Field hockey program aims to make southeastern Connecticut competitive
During Amy Lloyd’s 11 years coaching field hockey at East Lyme High School, she often found herself teaching the basics of the sport to freshmen and other new players during tryouts.
Beyond occasional clinics and a program out of the Stonington Community Center, there were no options for girls in the southern part of the county to learn the sport before high school. With the founding of the Southeastern Connecticut Field Hockey Club, she hopes to change that.
“It’s been a lot of fun so far,” she said. “The whole sport will benefit in general having a youth program that’s local.”
Lloyd, who grew up in Salem and played field hockey at East Lyme, said she knew as soon as she retired as the high school coach in the fall of 2015 that she wanted to start a feeder program to introduce girls to the sport. She said the lack of local programming was especially evident when East Lyme made the state tournament; few towns in the Eastern Connecticut Conference have youth field hockey programs, so the team would be competitive locally but struggle against teams of girls who had been playing since elementary or middle school.
This is the club’s third session, after successful sessions last summer and fall, and girls in first through eighth grade practice two nights a week with a core group of coaches that includes Waterford High School field hockey coach Traci Susi and a few former players.
Lloyd said the most important parts of the club are building the fundamentals and making sure the kids are enjoying the sport.
The players are divided by age, allowing the youngest field hockey players to start with basic skills and the older players to work on more advanced drills and scrimmages. Lloyd said she and her fellow coaches use a lot of games with the younger groups in order to teach them skills like dribbling while keeping it fun. They also discuss team cohesion and what the girls can do to be better teammates as well as better athletes.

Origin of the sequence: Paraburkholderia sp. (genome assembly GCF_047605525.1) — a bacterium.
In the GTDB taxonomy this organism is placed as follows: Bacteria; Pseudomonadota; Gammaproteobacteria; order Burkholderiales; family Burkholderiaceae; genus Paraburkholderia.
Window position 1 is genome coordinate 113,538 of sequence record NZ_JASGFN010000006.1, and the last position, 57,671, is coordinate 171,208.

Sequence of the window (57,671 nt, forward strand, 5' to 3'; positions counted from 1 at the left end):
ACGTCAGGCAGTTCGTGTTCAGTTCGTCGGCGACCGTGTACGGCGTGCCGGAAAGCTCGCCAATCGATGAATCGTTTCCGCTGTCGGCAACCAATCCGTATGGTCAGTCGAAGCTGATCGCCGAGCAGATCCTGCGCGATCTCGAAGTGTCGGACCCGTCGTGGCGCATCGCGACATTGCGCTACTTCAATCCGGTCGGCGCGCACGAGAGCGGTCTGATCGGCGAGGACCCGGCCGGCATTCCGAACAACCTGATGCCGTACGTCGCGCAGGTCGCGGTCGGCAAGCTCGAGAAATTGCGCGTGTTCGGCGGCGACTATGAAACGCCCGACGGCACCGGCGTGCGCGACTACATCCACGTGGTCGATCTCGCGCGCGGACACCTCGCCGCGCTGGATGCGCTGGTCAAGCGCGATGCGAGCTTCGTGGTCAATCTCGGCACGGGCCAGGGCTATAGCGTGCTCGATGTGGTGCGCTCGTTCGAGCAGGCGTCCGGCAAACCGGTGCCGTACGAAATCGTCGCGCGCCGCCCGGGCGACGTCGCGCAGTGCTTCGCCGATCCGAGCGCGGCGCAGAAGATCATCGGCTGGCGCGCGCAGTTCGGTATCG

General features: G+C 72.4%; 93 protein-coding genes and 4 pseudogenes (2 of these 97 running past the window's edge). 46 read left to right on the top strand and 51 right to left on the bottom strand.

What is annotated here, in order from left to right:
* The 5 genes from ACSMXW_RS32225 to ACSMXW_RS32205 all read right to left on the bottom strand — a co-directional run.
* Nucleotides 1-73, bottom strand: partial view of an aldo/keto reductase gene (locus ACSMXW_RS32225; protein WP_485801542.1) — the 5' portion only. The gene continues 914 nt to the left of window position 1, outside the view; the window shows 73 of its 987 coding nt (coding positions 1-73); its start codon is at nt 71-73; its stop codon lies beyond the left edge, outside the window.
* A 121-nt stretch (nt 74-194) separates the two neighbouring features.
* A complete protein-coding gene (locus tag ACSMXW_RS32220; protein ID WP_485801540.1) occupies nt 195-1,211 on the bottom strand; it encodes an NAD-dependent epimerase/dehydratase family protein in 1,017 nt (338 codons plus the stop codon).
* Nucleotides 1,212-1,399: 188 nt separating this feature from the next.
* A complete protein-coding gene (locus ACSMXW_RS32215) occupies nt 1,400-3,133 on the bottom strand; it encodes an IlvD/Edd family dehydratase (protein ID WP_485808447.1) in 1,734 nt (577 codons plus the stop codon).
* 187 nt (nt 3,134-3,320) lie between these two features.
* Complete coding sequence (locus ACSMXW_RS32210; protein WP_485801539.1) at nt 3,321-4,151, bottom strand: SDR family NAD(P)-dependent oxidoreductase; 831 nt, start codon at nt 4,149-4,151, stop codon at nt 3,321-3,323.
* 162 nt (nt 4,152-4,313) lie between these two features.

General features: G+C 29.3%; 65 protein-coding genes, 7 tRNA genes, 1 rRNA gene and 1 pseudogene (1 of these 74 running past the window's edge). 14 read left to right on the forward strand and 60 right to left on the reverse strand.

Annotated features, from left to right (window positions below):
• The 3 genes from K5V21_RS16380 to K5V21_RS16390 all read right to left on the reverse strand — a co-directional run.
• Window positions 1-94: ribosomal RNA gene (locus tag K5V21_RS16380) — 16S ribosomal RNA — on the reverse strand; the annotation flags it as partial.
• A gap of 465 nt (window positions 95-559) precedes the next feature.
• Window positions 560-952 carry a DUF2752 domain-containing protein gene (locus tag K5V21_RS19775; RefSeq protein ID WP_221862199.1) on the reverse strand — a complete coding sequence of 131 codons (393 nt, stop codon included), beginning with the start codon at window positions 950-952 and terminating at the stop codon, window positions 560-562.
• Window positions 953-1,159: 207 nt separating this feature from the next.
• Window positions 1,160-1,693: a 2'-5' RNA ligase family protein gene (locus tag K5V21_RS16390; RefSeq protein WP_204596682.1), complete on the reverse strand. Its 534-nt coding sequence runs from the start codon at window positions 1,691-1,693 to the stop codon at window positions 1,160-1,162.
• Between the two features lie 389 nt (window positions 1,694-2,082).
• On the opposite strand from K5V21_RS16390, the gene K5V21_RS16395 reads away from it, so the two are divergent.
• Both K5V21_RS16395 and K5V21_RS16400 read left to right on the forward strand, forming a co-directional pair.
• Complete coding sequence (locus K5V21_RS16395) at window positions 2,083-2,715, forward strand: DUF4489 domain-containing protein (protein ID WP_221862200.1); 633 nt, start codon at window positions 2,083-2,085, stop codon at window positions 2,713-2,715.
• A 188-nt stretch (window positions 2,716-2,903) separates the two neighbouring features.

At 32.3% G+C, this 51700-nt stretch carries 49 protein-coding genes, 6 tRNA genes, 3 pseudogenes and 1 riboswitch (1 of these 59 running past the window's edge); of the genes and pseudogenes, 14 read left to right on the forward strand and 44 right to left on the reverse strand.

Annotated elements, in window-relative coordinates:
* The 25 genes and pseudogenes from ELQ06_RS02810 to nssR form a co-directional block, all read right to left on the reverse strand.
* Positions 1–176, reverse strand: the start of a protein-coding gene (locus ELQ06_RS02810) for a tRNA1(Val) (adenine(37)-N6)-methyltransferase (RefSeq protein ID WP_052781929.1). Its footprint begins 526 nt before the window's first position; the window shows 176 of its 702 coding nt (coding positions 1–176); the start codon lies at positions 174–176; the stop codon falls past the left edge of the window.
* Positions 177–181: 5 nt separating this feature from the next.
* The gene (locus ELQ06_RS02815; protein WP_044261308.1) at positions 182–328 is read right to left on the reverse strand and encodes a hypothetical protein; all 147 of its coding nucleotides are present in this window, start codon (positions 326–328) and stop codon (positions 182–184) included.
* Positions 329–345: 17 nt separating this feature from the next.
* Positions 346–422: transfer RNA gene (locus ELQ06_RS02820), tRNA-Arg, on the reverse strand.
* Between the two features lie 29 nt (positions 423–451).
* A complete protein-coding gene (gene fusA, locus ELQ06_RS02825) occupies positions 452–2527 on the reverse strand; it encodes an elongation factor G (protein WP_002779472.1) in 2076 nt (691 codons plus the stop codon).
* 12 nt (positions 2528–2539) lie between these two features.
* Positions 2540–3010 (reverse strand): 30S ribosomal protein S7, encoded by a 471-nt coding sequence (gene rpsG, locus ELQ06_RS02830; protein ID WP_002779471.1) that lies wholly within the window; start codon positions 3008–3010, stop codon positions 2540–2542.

Vanessa Bunnell, program coordinator for the Salem Recreation Department, said she went to school with Lloyd, and the two had talked about the idea to start a local field hockey program while one of Lloyd’s daughters was attending an art program in Salem.
She worked to secure the Monday night practice time at the fields on Round Hill Road, and she said the town has been supportive of the club.
“It’s a program that I’m very impressed with,” Bunnell said. She never played field hockey, but she has coached other sports, and her daughter loves the program. She also said she likes the coach-to-player ratio, the positive environment, and the emphasis on warmups and conditioning, as upper-body strength is critical for the sport.
Currently, most of the players come from Salem, with a few from Waterford and East Lyme. Lloyd said her goal is to eventually expand to the point where each town can have their own individual program, much like how lacrosse or baseball leagues are divided by town. Having it offered in each town would make it easier for girls to learn about the sport and give them an opportunity to try it out.
“I’m just hoping we get a little bit bigger each year and that people have fun with it,” she said.
For more information about the Southeastern Connecticut Field Hockey Club and future sessions, visit www.facebook.com/SCYFHC.
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